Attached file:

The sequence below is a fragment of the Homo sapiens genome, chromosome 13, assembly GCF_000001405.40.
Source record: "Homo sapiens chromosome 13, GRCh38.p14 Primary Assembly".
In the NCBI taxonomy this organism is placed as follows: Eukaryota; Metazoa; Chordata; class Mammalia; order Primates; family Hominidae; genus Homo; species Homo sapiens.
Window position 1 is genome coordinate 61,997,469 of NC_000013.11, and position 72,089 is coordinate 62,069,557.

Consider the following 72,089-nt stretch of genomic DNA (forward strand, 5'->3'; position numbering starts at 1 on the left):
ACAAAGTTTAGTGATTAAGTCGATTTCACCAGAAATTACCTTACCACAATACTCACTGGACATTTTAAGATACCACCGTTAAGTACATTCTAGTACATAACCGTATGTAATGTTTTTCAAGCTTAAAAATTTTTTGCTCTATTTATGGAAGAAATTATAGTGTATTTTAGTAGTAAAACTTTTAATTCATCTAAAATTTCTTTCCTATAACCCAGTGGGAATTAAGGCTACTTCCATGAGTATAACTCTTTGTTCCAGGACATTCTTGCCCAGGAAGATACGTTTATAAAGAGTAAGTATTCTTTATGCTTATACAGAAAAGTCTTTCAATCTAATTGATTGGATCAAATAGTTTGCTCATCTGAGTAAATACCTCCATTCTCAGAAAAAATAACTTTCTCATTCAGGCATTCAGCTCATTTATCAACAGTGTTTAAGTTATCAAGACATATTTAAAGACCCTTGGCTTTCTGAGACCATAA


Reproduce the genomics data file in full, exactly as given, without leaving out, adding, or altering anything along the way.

The sequence below is a fragment of the Homo sapiens genome, chromosome 13, assembly GCF_000001405.40.
Source record: "Homo sapiens chromosome 13, GRCh38.p14 Primary Assembly".
In the NCBI taxonomy this organism is placed as follows: Eukaryota; Metazoa; Chordata; class Mammalia; order Primates; family Hominidae; genus Homo; species Homo sapiens.
Window position 1 is genome coordinate 61,997,469 of NC_000013.11, and position 72,089 is coordinate 62,069,557.

Consider the following 72,089-nt stretch of genomic DNA (forward strand, 5'->3'; position numbering starts at 1 on the left):
ACAAAGTTTAGTGATTAAGTCGATTTCACCAGAAATTACCTTACCACAATACTCACTGGACATTTTAAGATACCACCGTTAAGTACATTCTAGTACATAACCGTATGTAATGTTTTTCAAGCTTAAAAATTTTTTGCTCTATTTATGGAAGAAATTATAGTGTATTTTAGTAGTAAAACTTTTAATTCATCTAAAATTTCTTTCCTATAACCCAGTGGGAATTAAGGCTACTTCCATGAGTATAACTCTTTGTTCCAGGACATTCTTGCCCAGGAAGATACGTTTATAAAGAGTAAGTATTCTTTATGCTTATACAGAAAAGTCTTTCAATCTAATTGATTGGATCAAATAGTTTGCTCATCTGAGTAAATACCTCCATTCTCAGAAAAAATAACTTTCTCATTCAGGCATTCAGCTCATTTATCAACAGTGTTTAAGTTATCAAGACATATTTAAAGACCCTTGGCTTTCTGAGACCATAA